The objection to the bankrupt's discharge is because of a false financial statement made in November, 1937, upon which he borrowed from the objecting creditor. The false item was an entry upon the statement of "$75" in answer to the question "What is the total amount of your debts?" Four judgments had been entered against the bankrupt in 1932, aggregating more than $270, which were for dresses delivered to his wife, who was engaged in business, and for whom he was a surety. His excuse was that "they were really no debts"; he "did not think they were debts"; they were "really my wife's debt"; "I never thought they were my creditors." Had this been all, it might have been argued with some plausibility that the entry was not deliberately false. In re Rosenfeld, 2 Cir., 262 F. 876. In any case we shall assume arguendo that when a bankrupt really believes that a debt is not a debt at all, a financial statement which mistakenly omits it will not bar his discharge. That this bankrupt knew perfectly well that these judgments were debts appears from his own testimony. He gave as the reason why he "put down that I owed $75" that, while he "was aware of the fact that judgments had been obtained" against him, he was not sure "how much the judgments amounted to." "That is why I made the statement that I owed in round figures around $75, but I didn't know how much it was. It was five or six years and I didn't remember what it was." Again: "I did remember that there were some judgments entered against my wife and in some of them — I didn't remember how many — I was included. That is why I did not know exactly how much it was, being so many years after, and while I filled out the application * * * I put in an approximate amount of $75." "I had some debts I was responsible for. Whether it was $75, or $50, or $125 * * * I didn't remember at the time I made (sic) the loan."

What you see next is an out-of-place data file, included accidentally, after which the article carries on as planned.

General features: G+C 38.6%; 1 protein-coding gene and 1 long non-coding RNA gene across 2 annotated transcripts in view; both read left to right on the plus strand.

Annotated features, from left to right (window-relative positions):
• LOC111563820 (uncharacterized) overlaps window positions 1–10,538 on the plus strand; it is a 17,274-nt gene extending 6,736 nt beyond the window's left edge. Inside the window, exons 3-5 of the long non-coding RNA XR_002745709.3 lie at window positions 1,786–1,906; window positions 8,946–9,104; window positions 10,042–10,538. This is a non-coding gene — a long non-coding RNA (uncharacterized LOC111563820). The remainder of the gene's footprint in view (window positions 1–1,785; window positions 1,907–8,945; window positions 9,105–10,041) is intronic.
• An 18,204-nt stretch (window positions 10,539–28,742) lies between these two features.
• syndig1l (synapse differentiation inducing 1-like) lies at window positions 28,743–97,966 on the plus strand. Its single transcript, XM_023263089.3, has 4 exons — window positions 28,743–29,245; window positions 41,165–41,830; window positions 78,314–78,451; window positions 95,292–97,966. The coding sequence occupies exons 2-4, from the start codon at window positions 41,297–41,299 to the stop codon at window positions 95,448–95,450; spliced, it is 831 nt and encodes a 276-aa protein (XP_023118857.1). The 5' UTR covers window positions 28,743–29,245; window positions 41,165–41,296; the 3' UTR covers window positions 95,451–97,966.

When a lender asks a borrower how much he owes, and the borrower sets a figure without qualification, the lender properly understands that the borrower is telling what he knows; not indeed accurately to the cent, but certainly that he is not speaking at random. If he is merely guessing at the right amount — which it is necessarily within his power to ascertain — his answer is untruthful unless he in some way conditions it. It may be morally worse to tell what he knows to be false, but it is as deliberate a deceit to give an appearance of accuracy to what one knows to be a shot in the dark. Lehigh Zinc & Iron Co. v. Bamford, 150 U.S. 665, 14 S.Ct. 219, 37 L.Ed. 1215; Barnes v. Union Pacific Ry., 8 Cir., 54 F. 87; Williams v. Green, 4 Cir., 23 F.2d 796. In the case at bar, the lender was bound to suppose that the bankrupt knew that his debts were $75; and the bankrupt deliberately deceived it, when he answered knowing that he did not know and making no effort to find out. His answer imported a better acquaintance, a greater sense of responsibility, than in fact he had.